Earlier this month, newly-inaugurated Manchester Mayor Jay Ruais urged state legislators to reform the state’s bail laws. He pointed out that of the 817 arrests that had been made in 2024, 306 of those arrested — 37 percent — were out on bail.

“Despite an overall reduction in crime, the failure to comprehensively address bail reform is contributing to significant challenges within Manchester,” Ruais said at the time.

On Thursday, the state Senate took a significant step toward bail reform, requiring anyone who fails to appear in court to answer for felony, class A misdemeanor, and drunk driving charges at least three times over the course of three years to face a mandatory pre-trial detention.

The Senate advanced the bill on a party-line vote, with no Democrats in support.

“This bill keeps repeated bail jumpers from avoiding our criminal justice system and helps keep felons off our streets,” said state Sen. Daryl Abbas (R-Salem). “Implementing this change to New Hampshire’s bail system benefits public safety and ensures our court systems run smoothly.”

While the bill isn’t everything he wanted, Ruais thanked the Senate for starting the bail reform process.

“The safety of our citizens is non-negotiable, and this legislation is a good step forward in the broader effort to ensure the protection of our community. But it cannot be the last,” he noted. “This cycle of arrest, release, and rearrest for serious crimes must end.”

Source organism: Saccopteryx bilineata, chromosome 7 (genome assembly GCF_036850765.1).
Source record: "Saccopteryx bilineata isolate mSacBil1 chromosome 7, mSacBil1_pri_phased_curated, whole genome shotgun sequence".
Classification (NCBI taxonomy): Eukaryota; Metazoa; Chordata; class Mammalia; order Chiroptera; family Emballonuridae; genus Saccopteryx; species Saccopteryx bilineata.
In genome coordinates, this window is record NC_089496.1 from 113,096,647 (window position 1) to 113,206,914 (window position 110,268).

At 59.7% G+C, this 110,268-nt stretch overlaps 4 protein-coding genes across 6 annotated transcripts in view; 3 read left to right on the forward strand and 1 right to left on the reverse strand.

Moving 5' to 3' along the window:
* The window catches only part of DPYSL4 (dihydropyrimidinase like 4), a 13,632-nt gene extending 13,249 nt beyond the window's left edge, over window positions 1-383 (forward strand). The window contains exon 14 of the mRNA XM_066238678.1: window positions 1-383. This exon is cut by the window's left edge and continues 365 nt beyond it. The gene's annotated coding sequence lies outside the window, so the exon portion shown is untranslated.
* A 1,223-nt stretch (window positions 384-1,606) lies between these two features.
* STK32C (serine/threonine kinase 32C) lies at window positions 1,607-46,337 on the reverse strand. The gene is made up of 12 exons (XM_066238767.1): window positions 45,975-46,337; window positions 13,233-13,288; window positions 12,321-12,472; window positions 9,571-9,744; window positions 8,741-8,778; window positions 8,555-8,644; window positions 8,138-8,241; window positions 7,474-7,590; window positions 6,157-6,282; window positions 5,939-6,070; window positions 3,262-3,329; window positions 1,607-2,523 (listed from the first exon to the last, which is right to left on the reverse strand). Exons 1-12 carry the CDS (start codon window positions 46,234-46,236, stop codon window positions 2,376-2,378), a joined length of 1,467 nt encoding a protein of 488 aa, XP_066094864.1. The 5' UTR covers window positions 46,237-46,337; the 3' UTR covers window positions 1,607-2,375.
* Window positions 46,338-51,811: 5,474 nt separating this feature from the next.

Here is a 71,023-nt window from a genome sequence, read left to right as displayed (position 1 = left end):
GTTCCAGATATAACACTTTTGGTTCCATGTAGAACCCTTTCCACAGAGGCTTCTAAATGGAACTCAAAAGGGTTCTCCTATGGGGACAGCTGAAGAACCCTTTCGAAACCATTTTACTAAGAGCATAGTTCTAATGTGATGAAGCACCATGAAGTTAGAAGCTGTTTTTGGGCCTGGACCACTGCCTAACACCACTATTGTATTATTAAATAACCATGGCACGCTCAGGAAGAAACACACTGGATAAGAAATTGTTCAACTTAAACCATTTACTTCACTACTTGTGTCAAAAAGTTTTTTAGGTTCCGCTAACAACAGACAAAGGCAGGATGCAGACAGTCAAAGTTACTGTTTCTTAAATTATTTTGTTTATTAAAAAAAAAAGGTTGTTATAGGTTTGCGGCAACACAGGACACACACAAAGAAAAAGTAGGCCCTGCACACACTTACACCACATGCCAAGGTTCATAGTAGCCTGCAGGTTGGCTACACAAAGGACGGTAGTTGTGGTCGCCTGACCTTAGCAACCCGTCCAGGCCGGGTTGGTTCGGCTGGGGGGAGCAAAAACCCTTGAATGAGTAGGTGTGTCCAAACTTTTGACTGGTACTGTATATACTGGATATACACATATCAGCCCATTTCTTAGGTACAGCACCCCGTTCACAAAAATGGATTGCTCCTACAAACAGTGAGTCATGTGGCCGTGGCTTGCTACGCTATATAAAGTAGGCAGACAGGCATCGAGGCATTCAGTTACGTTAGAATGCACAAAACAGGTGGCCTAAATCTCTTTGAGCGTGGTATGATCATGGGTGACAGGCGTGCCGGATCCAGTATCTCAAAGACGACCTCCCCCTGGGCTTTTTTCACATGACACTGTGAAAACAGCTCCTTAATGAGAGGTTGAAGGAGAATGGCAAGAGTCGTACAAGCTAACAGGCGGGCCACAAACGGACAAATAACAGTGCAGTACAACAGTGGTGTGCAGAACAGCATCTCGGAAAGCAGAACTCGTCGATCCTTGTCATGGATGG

Though the bill would only cover repeat offenders, Sen. Donna Soucy (D-Manchester) argued it might be unfairly harsh on some people who perhaps didn’t deserve to be punished.

“To be clear, there are people who fail to appear because they failed to receive the notice that they had to appear,” Soucy said. “Their requirement to appear is not something that is always orally provided in a courtroom. Perhaps it should be, but it isn’t.”

She added, “These notices are sent in English. Many people speak other languages. Many of these people who have committed offenses are unhoused, and therefore, there is no place to send the notice.

“Further punishing them when they haven’t received the notice really isn’t going to solve the problem. It’s very clear that it’s going to mean our county jails are going to fill up far more quickly,” Soucy claimed.

She also criticized the legislation for not being more comprehensive.

“I look forward to working on the bills that are coming back to us that will deal with bail reform in a more holistic way,” Soucy added. “To be clear, there are people who fail to appear because they failed to receive the notice that they had to appear.

Sen. Keith Murphy (R-Manchester) later posed the following question to Majority Leader Sharon Carson (R-Londonderry):

“If a defendant does not appear three times in three years, do you believe it’s reasonable to believe that person is very unlikely to show a fourth time?”

“Yes,” Carson answered.

Carson also pointed out that the bill does not take away the option for defendants to post bail.

“It simply creates a rebuttable presumption that if someone has failed to appear numerous times, they’re likely to do it again,” she said. “This bill is a preventative step we must take to ensure the safety of all Granite Staters.”

The proposal now advances to a third reading.